When Ki-jeong frames the driver by leaving her underwear under the back seat, she does so without him noticing. If she can do this with such ease, it suggests she could more easlily make money as a stripper or karaoke hostess (which, lets face it, is probably the job a woman in her situation would have).
In a later scene, the Kims are eating in a canteen for what looks like taxi drivers and chauffeurs. If the father already has talent for driving, why isn’t he already earning money doing so? Not to mention the ease with which the Parks dismiss their former driver. If they valued him at all they would have confronted him about what happened..
When the former housekeeper returns, she finds the family behaving extremely innapropriately., getting drunk on expensive whisky and throwing snacks around. Yet she carries on as though this is normal.
Guen-sye, the husband under the cellar. Where to start with this one? The explanation for his hiding there is that there was an underground bunker built by the previous owners of the house. When her husband borrowed money from loan sharks, she sent him down here, obviously caring for him whilst she worked as a housekeeper. If this was before the present owners moved in, it would mean that he has lived there longer than 17 years (!) by which point, wouldn’t the sharks have given up chasing him? Then again, Pieta……https://en.wikipedia.org/wiki/Piet%C3%A0_(film)
The kid’s birthday party. Something strange about this; there don’t seem to be any kids here. Instead, there’s a woman singing o mio babbino caro, and a huge fire in the middle, not to mention an axe.
The killings. This scene was so badly shot that its actually difficult to see what happens. But lets see: Ki-jeong comes with a cake, which she smashes into Geun-sye, but after he has lunged at her with a knife, fatally stabbing her. This is in full view of the guests, who seem not to notice a deranged man with blood seeping from his forehead carrying a knife. Just before this, her brother is bludgeoned twice with a rock, seems to be out cold (but later makes a miraculous recovery). Someone kills Geun-sye with a barbecue skewer, the boy faints, and Ki-jeong dies. All of this could have been done better, but in a further bit of unlikeliness, the father stabs Mr park with a knife, killing him.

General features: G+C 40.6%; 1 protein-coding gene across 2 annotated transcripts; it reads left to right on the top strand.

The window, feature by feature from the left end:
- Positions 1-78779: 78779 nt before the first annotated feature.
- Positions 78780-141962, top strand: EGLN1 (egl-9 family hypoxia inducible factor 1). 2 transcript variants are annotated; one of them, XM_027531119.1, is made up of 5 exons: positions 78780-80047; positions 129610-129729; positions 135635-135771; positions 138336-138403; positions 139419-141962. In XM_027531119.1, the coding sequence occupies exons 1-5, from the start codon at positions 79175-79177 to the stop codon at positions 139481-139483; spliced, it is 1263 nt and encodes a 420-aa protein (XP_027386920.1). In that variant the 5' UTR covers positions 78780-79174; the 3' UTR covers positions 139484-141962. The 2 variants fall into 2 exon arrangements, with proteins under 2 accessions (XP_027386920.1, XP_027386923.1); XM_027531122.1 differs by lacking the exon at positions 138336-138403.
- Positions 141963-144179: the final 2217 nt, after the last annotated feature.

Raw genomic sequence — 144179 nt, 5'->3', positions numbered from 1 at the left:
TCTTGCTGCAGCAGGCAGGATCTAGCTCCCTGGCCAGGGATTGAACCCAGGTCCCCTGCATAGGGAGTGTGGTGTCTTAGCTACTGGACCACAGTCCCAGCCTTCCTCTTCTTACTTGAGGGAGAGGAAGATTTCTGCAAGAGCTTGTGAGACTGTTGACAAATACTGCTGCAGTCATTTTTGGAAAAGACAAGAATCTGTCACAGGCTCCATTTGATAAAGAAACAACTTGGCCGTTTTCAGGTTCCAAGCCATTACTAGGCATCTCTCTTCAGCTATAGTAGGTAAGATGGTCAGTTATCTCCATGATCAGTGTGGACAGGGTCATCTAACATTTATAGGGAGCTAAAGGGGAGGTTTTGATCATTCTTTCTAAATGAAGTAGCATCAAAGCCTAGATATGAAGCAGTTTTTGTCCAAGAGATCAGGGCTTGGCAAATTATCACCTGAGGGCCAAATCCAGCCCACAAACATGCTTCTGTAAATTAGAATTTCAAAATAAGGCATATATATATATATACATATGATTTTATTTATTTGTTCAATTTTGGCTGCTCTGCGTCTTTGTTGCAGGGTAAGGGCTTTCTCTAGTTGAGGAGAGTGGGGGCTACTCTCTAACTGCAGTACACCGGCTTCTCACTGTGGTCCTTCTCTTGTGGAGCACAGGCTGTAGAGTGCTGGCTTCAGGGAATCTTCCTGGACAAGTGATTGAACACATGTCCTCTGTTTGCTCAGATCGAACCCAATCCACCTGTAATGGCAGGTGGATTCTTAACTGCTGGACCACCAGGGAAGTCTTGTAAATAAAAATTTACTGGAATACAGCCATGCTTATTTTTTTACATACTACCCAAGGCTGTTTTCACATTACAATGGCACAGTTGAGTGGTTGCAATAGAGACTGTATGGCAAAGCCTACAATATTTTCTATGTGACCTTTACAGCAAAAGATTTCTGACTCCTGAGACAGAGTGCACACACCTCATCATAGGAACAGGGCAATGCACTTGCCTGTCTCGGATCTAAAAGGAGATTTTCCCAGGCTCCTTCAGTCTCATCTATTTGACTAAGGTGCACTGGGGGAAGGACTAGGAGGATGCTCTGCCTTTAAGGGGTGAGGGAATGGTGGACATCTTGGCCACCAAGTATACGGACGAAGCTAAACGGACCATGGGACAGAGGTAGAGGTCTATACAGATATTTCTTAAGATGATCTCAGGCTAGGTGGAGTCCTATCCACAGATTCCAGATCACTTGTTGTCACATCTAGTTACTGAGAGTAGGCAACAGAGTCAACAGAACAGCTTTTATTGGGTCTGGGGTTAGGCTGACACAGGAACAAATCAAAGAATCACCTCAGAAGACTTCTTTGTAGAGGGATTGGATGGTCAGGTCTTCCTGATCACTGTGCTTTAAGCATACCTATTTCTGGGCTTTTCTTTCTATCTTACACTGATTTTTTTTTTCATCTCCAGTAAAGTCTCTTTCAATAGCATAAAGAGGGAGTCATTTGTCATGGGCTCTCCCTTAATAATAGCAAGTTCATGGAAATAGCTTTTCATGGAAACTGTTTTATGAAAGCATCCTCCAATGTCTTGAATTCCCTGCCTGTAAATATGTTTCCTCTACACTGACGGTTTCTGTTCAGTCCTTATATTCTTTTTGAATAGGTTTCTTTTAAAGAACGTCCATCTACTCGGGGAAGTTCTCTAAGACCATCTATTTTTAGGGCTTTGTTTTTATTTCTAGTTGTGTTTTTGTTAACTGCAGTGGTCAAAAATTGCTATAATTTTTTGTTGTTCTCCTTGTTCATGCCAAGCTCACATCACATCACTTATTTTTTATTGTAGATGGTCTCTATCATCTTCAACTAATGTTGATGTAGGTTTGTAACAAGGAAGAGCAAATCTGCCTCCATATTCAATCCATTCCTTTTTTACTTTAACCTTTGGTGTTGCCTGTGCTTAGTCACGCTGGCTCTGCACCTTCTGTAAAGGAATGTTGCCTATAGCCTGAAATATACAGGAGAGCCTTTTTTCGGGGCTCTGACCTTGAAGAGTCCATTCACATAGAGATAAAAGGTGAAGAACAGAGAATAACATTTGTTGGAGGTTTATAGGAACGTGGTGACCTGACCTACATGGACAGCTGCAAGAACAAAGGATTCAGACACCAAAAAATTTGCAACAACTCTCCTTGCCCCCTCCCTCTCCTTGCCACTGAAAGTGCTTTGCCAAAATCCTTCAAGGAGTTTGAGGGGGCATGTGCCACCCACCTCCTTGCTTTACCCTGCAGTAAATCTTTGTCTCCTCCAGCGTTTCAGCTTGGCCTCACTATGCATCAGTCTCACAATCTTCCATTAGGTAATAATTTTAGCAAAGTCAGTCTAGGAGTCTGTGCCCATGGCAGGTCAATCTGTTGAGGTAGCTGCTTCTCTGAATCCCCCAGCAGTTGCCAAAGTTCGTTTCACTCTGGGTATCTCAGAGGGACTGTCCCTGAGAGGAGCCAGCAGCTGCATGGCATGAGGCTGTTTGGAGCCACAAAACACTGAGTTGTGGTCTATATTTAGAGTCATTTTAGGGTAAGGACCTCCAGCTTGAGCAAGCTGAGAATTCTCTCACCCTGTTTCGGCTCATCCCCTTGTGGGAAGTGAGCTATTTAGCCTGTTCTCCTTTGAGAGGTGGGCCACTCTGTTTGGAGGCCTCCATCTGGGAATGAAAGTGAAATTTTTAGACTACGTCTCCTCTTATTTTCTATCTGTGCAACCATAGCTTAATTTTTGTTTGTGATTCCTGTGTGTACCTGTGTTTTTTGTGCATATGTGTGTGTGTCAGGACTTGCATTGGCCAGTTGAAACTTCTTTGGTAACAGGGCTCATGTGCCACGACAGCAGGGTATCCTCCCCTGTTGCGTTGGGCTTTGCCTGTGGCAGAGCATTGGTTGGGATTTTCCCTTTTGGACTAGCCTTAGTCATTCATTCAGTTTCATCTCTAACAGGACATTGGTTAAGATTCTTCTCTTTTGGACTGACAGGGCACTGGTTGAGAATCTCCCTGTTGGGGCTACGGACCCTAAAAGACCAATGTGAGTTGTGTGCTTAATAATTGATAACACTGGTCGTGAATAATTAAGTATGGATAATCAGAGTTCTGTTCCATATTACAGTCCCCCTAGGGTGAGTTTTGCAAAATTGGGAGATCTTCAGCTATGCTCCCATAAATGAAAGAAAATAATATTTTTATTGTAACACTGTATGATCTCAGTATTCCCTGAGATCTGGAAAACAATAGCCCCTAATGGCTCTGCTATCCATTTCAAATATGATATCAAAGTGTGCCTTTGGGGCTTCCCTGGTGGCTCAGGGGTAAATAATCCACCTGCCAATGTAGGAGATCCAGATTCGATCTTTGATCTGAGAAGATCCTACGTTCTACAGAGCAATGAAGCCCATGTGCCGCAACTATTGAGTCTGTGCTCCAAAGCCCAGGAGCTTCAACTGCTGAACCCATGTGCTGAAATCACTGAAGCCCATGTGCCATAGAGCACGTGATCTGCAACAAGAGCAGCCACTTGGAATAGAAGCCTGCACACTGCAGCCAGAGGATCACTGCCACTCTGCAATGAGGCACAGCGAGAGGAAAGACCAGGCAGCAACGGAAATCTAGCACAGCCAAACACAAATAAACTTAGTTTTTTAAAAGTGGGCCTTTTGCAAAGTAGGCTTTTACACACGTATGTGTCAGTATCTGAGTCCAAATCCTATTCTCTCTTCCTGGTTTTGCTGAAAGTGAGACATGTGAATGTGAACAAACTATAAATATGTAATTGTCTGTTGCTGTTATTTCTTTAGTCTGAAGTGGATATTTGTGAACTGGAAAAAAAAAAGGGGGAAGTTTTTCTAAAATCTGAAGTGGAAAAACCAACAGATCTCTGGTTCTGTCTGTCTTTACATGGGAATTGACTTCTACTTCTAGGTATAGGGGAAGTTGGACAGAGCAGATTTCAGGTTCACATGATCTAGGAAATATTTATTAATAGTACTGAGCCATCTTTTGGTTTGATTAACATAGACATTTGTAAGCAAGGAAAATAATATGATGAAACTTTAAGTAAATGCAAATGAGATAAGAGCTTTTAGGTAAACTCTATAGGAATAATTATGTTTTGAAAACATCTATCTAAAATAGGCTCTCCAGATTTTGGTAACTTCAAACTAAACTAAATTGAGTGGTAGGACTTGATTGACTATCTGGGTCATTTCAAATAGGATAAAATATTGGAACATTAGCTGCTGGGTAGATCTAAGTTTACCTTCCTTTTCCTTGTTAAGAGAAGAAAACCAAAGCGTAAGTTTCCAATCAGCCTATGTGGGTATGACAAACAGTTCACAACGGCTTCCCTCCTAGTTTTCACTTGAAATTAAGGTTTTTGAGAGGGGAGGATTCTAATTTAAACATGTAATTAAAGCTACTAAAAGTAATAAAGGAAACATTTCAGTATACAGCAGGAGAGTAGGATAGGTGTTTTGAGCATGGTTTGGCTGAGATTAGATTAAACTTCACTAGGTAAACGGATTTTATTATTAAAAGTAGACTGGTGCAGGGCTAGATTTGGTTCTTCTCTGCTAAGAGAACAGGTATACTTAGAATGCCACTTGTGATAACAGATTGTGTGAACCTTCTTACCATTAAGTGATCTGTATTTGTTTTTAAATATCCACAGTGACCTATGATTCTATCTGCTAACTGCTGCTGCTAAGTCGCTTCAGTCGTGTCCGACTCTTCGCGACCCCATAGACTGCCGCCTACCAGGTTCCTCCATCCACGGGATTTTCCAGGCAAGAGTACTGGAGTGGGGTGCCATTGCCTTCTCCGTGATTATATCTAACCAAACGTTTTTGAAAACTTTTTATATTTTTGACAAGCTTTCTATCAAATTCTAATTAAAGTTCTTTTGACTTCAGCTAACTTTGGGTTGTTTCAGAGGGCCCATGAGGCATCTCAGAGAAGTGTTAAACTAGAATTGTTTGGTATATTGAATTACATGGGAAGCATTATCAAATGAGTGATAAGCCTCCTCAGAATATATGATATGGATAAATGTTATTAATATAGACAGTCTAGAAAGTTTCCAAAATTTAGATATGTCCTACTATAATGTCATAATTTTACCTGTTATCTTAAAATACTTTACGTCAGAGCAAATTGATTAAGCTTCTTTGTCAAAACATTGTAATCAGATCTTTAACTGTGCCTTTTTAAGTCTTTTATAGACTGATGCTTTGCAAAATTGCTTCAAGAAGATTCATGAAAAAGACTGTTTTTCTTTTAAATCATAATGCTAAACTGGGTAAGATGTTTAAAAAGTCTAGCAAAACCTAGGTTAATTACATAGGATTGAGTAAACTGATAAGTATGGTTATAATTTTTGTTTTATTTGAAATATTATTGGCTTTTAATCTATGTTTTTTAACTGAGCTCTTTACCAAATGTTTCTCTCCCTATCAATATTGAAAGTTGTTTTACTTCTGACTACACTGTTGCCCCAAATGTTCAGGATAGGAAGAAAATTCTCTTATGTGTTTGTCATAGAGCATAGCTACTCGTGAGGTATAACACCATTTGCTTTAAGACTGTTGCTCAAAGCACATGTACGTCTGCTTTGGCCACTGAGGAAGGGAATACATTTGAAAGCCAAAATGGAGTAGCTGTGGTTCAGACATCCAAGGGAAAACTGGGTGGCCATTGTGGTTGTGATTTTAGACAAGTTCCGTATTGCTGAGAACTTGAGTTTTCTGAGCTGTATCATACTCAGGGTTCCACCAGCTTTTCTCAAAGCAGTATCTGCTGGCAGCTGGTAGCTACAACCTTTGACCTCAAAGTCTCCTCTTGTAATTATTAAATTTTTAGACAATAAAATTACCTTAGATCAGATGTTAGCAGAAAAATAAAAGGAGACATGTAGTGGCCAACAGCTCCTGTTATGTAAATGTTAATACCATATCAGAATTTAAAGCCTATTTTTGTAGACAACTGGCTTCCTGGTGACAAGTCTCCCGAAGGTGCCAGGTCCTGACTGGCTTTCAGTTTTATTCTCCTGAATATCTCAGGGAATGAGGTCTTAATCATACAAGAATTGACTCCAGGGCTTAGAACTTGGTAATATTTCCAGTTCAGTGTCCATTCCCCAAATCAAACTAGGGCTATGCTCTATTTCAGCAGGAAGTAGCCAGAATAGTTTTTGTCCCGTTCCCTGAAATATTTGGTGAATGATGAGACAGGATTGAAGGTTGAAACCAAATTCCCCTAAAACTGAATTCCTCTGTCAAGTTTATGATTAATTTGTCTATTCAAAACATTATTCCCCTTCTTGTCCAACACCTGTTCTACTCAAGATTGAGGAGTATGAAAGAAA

What do the Kims do with their money? Working at the Parks should have brought then some material benefits. strangely, despite all working good jobs, they continue to live in the tiny, semi-derelict flat under the ground.
Right at the end, we see Ki-teok writing a letter to his father (who uses morse-code signalling to send messages to his son). Except there is no way of Ki-teok getting the letter to his father. But wait. Immediately after killing Mr Park, Chung-sook can be seen running to the side of the house, down into the basement. In other words, it can be reached from the outside, which means the son could quite easily post messages directly to the father, give him food, even help him break out.
Whilst Mr and Mrs Park wait for their son to come out of the tepee, they make love on the sofa. As he starts to caress her breasts, she instructs him to move in clockwise direction. It’s clearly done for laughs, but it’s not really obvious why she would gain more pleasure from this.
On my first viewing, I felt that the Parks were parasitic of the Kims. When I watched it again, it was the other way round. I’m not sure the film is such a strong statement of class ( as has been claimed). The film highlights the social divide in South Korea, without really telling us anything interesting about it. Not to mention, the Kims hurt each other, displace hard-working people and are responsible for the murder of an innocent man.
All this means that I still enjoyed watching the film, I’m jsut surprised that the flaws seem to have gone unrecognised. The recent Japanese film Shoplifters looks at a family who struggle in poverty but act in a more human and believable way.